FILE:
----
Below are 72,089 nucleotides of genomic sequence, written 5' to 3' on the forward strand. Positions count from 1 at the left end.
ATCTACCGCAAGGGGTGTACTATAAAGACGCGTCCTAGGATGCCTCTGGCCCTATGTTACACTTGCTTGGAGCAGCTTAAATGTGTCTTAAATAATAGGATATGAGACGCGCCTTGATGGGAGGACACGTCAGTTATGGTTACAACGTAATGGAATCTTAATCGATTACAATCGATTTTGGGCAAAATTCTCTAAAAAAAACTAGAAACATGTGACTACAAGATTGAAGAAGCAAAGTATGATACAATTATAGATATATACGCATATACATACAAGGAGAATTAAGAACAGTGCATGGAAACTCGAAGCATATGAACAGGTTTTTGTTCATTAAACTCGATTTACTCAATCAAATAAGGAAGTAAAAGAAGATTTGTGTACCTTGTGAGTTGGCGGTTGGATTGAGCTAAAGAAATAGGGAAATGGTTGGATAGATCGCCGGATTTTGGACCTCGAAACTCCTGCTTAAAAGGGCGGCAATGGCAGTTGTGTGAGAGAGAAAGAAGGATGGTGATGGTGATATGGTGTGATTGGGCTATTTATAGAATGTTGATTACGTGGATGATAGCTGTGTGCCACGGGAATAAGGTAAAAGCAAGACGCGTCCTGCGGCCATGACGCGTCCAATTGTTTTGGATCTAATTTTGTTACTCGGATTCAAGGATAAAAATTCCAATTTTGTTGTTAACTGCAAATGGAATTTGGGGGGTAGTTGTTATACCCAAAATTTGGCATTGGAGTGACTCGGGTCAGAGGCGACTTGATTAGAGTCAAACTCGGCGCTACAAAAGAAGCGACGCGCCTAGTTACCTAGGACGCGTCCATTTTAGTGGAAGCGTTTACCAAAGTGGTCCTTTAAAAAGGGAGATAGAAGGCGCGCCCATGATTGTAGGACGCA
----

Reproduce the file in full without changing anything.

Below are 72,089 nucleotides of genomic sequence, written 5' to 3' on the forward strand. Positions count from 1 at the left end.
ATCTACCGCAAGGGGTGTACTATAAAGACGCGTCCTAGGATGCCTCTGGCCCTATGTTACACTTGCTTGGAGCAGCTTAAATGTGTCTTAAATAATAGGATATGAGACGCGCCTTGATGGGAGGACACGTCAGTTATGGTTACAACGTAATGGAATCTTAATCGATTACAATCGATTTTGGGCAAAATTCTCTAAAAAAAACTAGAAACATGTGACTACAAGATTGAAGAAGCAAAGTATGATACAATTATAGATATATACGCATATACATACAAGGAGAATTAAGAACAGTGCATGGAAACTCGAAGCATATGAACAGGTTTTTGTTCATTAAACTCGATTTACTCAATCAAATAAGGAAGTAAAAGAAGATTTGTGTACCTTGTGAGTTGGCGGTTGGATTGAGCTAAAGAAATAGGGAAATGGTTGGATAGATCGCCGGATTTTGGACCTCGAAACTCCTGCTTAAAAGGGCGGCAATGGCAGTTGTGTGAGAGAGAAAGAAGGATGGTGATGGTGATATGGTGTGATTGGGCTATTTATAGAATGTTGATTACGTGGATGATAGCTGTGTGCCACGGGAATAAGGTAAAAGCAAGACGCGTCCTGCGGCCATGACGCGTCCAATTGTTTTGGATCTAATTTTGTTACTCGGATTCAAGGATAAAAATTCCAATTTTGTTGTTAACTGCAAATGGAATTTGGGGGGTAGTTGTTATACCCAAAATTTGGCATTGGAGTGACTCGGGTCAGAGGCGACTTGATTAGAGTCAAACTCGGCGCTACAAAAGAAGCGACGCGCCTAGTTACCTAGGACGCGTCCATTTTAGTGGAAGCGTTTACCAAAGTGGTCCTTTAAAAAGGGAGATAGAAGGCGCGCCCATGATTGTAGGACGCA